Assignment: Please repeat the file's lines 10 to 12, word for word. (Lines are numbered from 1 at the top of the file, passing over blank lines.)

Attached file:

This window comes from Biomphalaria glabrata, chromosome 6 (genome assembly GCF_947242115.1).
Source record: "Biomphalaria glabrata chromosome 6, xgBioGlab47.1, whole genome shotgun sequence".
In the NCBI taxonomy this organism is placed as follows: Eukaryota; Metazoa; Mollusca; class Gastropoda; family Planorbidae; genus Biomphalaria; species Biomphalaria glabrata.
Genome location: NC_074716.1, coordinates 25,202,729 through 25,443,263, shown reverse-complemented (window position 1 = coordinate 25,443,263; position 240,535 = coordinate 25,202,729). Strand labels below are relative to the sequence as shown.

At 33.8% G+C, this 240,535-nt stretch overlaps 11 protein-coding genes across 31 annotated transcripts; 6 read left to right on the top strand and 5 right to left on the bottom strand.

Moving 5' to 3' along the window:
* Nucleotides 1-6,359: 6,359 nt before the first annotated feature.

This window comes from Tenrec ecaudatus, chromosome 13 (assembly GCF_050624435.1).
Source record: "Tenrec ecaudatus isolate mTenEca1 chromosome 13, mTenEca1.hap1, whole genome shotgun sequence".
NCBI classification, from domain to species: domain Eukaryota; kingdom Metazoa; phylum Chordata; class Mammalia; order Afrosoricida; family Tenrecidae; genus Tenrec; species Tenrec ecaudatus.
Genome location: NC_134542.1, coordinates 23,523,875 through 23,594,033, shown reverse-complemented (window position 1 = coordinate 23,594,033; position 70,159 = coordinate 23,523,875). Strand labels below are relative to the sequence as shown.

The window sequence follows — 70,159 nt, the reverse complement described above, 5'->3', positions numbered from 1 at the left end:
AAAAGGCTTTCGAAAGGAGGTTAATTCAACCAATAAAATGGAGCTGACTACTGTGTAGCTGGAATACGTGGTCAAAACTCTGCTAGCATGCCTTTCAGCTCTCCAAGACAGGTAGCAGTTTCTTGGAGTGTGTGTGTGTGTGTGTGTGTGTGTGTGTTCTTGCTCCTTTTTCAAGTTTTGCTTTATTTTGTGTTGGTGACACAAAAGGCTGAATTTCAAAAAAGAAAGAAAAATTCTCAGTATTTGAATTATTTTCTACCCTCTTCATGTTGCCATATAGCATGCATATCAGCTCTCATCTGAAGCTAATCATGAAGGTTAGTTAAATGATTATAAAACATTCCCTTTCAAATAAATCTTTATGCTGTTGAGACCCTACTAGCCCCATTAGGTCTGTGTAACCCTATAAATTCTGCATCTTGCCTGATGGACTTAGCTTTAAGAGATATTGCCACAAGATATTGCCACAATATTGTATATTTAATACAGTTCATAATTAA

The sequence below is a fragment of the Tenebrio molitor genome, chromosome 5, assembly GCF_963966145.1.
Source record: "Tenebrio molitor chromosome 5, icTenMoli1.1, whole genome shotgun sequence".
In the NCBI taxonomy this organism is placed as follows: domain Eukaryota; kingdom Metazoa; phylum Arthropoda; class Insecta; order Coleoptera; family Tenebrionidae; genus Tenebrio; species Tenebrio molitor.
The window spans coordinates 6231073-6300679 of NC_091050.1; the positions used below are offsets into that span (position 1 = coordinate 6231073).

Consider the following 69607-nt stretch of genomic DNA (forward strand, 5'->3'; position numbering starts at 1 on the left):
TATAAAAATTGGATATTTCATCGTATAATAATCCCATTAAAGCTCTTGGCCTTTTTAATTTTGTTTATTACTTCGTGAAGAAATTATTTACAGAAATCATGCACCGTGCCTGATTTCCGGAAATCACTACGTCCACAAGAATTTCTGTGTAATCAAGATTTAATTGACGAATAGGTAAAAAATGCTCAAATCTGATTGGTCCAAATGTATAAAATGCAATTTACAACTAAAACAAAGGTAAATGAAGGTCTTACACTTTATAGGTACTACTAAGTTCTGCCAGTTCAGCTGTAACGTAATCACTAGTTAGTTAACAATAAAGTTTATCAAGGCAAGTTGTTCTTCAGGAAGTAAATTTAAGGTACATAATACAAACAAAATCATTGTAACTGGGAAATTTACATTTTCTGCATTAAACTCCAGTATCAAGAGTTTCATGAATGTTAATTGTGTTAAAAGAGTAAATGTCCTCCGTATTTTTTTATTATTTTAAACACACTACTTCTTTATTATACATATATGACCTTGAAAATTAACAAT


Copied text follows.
NCBI classification, from domain to species: domain Eukaryota; kingdom Metazoa; phylum Chordata; class Mammalia; order Afrosoricida; family Tenrecidae; genus Tenrec; species Tenrec ecaudatus.
Genome location: NC_134542.1, coordinates 23,523,875 through 23,594,033, shown reverse-complemented (window position 1 = coordinate 23,594,033; position 70,159 = coordinate 23,523,875). Strand labels below are relative to the sequence as shown.

The window sequence follows — 70,159 nt, the reverse complement described above, 5'->3', positions numbered from 1 at the left end: